Talking Green: PM tells Diaspora environmentalists his government hears their concerns

Talking Green: PM tells Diaspora environmentalists his government hears their concerns

Photo: www.gov.am

The Armenian prime minister said during his Monday meeting with Armenian-American environmental activists in the United States that he is “ready to discuss the issues they are concerned about and find solutions that would satisfy them”. Armenia-based environmentalists, however, are not excited by this promise neither are they optimistic about it.

Prime Minister Tigran Sargsyan, who is in the US on a working visit, on Monday visited the Western Diocese of the Armenian Apostolic Church, where environmental activists were rallying and shared their concerns with the premier over the exploitation of mines in Armenia.

Seeing the protest, the head of the government approached the activists who were America-based members of Civil Initiative for Teghut Protection. Sargsyan said that the green movement is yielding results in Armenia and that the state structures take into consideration the opinions voiced by the movement.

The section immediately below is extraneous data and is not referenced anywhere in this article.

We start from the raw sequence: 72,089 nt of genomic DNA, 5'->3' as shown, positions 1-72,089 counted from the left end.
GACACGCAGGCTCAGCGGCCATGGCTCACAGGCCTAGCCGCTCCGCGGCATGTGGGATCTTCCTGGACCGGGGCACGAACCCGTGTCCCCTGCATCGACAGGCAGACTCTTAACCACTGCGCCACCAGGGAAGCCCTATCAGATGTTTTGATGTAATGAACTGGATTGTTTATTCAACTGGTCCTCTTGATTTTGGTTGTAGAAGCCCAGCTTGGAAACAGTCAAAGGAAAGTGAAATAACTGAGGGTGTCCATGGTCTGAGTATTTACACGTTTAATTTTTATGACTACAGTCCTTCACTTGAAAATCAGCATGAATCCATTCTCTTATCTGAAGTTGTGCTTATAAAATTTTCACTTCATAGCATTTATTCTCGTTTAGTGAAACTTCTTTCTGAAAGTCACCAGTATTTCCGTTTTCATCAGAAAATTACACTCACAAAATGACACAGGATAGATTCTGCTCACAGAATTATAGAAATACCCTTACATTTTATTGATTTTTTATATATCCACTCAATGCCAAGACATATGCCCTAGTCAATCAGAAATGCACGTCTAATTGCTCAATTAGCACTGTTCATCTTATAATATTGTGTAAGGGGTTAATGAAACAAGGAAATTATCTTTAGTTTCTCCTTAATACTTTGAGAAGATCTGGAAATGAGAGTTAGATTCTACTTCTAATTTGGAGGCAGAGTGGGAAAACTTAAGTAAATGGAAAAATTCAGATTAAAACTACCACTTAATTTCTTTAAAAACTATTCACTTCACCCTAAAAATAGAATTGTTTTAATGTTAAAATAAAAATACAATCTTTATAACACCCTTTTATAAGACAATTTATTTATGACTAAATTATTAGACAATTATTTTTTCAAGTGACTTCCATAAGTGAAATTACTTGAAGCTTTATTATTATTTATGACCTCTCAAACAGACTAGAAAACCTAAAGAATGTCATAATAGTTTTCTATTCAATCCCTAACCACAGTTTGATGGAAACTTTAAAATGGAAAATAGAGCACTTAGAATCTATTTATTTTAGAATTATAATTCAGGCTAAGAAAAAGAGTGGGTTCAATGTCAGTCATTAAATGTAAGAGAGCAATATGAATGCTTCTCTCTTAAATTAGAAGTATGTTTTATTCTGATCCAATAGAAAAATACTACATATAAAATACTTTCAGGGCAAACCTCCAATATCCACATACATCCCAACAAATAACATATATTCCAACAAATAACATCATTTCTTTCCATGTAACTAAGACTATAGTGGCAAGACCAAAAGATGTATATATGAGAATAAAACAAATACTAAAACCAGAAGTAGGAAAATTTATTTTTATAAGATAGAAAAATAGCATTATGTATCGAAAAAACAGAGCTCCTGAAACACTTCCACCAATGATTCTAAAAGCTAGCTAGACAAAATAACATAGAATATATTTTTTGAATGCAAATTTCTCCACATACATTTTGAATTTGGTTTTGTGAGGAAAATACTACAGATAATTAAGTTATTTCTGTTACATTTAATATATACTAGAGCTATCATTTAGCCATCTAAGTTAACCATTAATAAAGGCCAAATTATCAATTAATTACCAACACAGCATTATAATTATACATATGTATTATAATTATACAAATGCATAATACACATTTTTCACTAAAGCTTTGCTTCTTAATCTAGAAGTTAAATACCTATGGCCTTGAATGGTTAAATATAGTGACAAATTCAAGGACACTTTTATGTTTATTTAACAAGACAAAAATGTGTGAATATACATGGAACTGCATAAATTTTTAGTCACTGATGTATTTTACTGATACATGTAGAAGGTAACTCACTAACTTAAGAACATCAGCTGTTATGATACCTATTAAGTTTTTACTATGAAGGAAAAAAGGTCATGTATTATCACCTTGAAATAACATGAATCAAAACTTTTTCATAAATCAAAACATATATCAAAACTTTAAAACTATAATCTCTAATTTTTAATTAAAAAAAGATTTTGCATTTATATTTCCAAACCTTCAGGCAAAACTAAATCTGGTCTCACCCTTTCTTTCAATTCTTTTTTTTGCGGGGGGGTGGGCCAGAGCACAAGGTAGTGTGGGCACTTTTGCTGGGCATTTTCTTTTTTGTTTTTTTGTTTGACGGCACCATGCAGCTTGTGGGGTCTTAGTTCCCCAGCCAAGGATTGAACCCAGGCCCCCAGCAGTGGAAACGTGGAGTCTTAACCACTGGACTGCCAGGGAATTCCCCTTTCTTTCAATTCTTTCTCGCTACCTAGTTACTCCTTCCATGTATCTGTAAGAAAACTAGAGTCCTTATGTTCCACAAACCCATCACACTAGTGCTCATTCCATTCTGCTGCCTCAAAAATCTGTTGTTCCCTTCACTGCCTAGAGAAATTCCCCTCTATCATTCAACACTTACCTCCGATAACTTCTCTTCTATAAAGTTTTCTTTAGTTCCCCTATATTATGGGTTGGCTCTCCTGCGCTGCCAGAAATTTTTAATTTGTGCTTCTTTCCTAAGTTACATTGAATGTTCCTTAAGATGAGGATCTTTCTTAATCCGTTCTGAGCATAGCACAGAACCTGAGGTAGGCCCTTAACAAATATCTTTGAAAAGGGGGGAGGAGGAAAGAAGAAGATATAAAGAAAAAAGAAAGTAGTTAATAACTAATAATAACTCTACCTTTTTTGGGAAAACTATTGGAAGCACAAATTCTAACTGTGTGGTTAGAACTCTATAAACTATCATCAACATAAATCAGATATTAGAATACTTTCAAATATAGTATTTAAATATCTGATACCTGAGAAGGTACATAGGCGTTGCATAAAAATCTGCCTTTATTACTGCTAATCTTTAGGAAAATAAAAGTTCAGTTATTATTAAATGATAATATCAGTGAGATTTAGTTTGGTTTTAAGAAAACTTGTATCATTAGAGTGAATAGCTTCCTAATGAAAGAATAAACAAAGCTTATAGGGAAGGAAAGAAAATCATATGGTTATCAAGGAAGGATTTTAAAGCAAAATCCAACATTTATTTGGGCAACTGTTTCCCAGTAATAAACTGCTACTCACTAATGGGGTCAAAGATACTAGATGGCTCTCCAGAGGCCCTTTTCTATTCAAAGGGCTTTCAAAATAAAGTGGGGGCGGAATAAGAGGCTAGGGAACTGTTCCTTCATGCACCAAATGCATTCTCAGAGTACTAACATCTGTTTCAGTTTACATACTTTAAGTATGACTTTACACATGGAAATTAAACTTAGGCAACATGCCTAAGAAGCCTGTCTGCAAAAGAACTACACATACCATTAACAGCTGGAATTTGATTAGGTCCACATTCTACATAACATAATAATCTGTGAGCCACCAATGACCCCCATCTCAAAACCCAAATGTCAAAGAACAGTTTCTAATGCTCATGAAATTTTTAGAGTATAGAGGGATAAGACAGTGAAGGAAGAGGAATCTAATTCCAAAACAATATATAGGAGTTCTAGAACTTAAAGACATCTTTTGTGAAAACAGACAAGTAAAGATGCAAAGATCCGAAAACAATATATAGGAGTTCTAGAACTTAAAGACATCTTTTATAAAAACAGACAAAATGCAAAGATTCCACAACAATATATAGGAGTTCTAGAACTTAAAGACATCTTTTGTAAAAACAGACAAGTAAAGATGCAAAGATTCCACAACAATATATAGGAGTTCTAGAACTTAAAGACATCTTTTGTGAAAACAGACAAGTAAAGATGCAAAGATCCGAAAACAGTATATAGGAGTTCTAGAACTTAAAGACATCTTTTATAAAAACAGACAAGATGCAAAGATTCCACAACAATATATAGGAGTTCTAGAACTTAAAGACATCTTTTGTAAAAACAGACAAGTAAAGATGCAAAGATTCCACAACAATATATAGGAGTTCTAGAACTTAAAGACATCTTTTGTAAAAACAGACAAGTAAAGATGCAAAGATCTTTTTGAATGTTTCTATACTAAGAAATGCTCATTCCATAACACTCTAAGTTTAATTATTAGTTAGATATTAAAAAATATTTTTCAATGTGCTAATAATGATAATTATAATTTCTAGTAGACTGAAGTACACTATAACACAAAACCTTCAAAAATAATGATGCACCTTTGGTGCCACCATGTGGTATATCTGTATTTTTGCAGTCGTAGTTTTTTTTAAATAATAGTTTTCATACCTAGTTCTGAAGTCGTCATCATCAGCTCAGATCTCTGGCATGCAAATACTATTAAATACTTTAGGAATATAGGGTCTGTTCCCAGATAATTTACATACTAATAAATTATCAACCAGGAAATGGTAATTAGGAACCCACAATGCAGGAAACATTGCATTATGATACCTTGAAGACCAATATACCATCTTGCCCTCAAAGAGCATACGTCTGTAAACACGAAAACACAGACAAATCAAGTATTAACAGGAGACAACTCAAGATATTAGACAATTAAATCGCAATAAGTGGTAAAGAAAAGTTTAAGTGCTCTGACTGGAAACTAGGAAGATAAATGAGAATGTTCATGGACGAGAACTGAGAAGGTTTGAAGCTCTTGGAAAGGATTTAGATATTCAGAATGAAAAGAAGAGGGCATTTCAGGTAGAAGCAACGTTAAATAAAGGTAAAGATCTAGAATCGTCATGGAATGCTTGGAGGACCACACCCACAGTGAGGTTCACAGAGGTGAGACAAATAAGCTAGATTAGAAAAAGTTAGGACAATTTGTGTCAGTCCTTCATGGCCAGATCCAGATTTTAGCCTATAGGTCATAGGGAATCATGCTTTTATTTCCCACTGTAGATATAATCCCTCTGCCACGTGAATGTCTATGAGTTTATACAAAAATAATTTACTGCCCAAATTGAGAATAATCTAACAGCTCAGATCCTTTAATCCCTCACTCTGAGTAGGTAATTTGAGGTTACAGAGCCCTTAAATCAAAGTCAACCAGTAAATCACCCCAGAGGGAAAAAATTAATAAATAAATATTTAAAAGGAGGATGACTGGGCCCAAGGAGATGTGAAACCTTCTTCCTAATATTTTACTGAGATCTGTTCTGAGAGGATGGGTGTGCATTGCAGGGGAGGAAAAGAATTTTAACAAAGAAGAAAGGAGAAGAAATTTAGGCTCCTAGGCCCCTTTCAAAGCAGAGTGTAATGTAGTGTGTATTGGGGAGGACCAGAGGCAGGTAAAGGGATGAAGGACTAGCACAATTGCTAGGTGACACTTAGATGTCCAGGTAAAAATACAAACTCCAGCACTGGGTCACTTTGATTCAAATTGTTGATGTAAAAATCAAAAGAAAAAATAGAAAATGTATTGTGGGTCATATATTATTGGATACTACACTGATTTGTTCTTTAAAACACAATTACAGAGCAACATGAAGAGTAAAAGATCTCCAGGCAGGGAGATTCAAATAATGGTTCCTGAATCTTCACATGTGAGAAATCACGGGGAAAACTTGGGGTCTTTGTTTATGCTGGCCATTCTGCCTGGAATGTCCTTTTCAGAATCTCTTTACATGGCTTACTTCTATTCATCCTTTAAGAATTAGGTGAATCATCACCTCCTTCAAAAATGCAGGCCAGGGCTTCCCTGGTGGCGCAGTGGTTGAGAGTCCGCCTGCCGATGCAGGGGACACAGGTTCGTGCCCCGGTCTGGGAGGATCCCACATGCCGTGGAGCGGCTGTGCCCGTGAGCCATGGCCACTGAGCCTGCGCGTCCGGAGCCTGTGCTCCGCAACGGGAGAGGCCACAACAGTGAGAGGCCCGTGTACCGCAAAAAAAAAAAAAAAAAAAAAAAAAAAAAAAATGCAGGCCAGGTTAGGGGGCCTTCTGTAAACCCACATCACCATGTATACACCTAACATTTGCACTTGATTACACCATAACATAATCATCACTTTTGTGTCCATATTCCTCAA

“We are following your movement with great attention, are aware of your concerns, moreover, we have numerous meetings with its representatives and the government is assisting that movement of yours. I am convinced that this dialogue is beneficial to our people, our state,” he said.

For the past few years various green organizations and activists have been raising serious environmental issues Armenia is challenged with, in particular related to the development of mining industry and the potential damage it might cause nature.

According to data by Healthcare Services Research and Development Center, there are 670 mines in Armenia – 400 among them are functional and 30 are iron ore mines, and 15 tailings dams.

President of Ecolur NGO Inga Zarafyan told ArmeniaNow that they have repeatedly submitted suggestions on these issues to the current premier, the cabinet members in general and even turned to the president of Armenia, but no essential solutions have been found.

“The situation in Armenia today is extremely dangerous, only during the first week of December numerous new mining projects have been submitted that the public is unaware of,” says Zarafyan adding that if anything is to change it can be only be achieved by public pressure.